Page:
'Frozen Lake and Cliffs, Sierra Nevada'
Museum no. 590-1975
This photograph was taken in 1932 and shows Adams's confident transition into 'straight' (unmanipulated) photography. In it, he creates very sharp images with a full tonal range. Adams recollected that it was difficult to anticipate the best exposure for the image when there were areas of deep shade and blinding sunlight. He developed the 'zone system', which was a framework for understanding exposure and development, and visualising their effect in advance. The printing of the image was also complicated.
'[Adams's] method was to divide the basic exposure into two parts, just burning in the foreground reflection area starting from the top of the ice, then burning the cliffs starting from the bottom of the ice ... Thus the ice receives about twice the exposure given to the cliffs and the reflection area.' Ansel Adams, 'Examples', Little, Brown, 1983
This illustrates Adams's belief that making prints involved using controls and manipulations in order to produce an image approximating what he saw and felt when he made the exposure, representing both the photographer's internal emotions and the external beauty of a scene.
Ansel Adams had begun to visit the Sierra Nevada when he was 14. He was deeply affected by the grandeur of the landscape, and the conservation and depiction of the Sierra's beauty became a lifelong passion. He had begun to explore the landscape with a camera in the mid 1910s, but it was not until the early 1930s that he devoted himself to a career as a photographer (Adams was a very talented pianist and had seriously considered this his vocation until this point).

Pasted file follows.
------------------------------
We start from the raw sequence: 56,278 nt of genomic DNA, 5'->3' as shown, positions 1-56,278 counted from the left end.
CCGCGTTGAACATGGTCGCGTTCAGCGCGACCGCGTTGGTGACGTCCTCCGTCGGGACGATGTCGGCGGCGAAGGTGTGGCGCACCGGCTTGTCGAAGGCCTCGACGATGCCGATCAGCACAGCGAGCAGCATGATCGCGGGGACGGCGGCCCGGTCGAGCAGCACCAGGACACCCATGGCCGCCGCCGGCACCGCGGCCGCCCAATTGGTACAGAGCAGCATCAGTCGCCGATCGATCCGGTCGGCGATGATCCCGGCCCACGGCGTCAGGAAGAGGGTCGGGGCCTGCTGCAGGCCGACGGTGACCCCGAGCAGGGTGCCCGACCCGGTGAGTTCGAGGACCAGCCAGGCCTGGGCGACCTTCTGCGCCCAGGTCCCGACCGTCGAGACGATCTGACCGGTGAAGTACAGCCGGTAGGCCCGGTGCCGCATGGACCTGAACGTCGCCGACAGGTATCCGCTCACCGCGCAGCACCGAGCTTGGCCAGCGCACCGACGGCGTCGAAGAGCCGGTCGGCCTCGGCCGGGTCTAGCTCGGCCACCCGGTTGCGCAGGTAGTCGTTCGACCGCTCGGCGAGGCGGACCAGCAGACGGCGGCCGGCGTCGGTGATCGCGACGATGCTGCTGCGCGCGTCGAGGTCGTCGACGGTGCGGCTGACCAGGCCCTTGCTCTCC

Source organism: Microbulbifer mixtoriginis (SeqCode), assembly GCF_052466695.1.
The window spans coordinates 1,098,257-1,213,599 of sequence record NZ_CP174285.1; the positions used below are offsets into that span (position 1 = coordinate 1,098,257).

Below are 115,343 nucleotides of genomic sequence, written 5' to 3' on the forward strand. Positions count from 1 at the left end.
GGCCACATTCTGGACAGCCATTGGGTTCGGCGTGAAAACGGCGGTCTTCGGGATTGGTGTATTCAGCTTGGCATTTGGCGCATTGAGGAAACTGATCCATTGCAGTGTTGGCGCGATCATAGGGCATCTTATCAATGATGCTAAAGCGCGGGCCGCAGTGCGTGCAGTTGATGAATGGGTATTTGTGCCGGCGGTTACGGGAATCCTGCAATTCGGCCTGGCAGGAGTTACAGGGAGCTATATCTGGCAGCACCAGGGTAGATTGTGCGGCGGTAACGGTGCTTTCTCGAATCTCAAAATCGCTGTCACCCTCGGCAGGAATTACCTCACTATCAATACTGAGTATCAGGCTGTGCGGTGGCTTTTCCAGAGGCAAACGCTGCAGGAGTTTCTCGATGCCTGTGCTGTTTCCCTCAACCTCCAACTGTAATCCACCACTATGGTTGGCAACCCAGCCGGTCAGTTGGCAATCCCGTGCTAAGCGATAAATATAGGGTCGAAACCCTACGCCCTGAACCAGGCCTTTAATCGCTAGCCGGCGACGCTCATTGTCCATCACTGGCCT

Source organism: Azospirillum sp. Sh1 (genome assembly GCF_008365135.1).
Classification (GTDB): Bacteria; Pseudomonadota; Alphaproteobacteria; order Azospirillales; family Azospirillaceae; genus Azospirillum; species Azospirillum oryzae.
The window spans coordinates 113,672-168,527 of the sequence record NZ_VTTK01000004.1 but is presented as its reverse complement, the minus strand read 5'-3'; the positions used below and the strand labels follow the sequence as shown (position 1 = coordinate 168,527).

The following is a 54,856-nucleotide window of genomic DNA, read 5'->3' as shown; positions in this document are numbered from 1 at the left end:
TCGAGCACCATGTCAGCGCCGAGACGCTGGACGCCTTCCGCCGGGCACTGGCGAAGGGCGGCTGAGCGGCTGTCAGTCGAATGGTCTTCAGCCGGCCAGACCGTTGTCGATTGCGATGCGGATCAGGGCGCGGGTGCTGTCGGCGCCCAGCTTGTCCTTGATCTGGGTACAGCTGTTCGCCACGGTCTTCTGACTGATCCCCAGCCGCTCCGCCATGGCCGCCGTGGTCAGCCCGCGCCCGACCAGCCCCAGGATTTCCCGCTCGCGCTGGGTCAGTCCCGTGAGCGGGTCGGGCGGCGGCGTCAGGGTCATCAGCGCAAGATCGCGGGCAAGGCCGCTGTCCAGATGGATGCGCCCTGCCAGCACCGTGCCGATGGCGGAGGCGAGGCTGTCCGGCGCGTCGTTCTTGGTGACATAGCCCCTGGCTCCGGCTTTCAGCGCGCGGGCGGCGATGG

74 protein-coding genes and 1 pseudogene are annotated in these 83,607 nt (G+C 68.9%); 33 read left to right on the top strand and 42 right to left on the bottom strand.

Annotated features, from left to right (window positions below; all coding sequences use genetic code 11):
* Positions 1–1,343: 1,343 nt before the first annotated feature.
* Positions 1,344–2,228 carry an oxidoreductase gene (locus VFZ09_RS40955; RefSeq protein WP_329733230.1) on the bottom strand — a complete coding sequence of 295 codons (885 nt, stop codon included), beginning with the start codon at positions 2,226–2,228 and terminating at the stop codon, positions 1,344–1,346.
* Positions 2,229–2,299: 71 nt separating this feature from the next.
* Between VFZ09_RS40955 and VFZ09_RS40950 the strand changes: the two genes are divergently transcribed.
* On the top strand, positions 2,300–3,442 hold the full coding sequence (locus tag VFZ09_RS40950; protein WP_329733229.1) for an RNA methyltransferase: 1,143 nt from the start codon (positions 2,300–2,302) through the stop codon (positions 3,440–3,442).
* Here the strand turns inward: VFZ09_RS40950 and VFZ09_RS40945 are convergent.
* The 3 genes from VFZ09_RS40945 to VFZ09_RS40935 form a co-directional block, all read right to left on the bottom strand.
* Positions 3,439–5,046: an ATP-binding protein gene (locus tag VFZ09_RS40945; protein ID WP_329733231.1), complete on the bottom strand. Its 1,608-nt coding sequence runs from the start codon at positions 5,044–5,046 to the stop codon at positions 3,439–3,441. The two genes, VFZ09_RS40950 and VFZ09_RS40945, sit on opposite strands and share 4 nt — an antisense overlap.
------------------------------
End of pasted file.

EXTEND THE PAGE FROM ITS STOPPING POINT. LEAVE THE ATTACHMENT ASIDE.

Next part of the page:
He produced images of the monolithic and also the tiny details of the natural forms in the Sierra Nevada as well as other impressive landscapes in, for example, New Mexico. Increasingly through the 1920s his photographs lost any stylistic association with Pictorialist photography as he came to believe that highly detailed, 'straight' photography could best represent the photographer's relationship to the external world.
Throughout his working life he published books of his photographs as well as technical guides. He also taught photography and was instrumental in setting up the Centre for Creative Photography in Arizona. In 1975 he announced that he would no longer take orders for his photographs from commercial galleries and would only produce prints for non-profit making organisations, such as museums. He died in 1984. The following year a peak in Yosemite National Park was named Mount Ansel Adams.
This photograph can be found in Print Room Box 13b.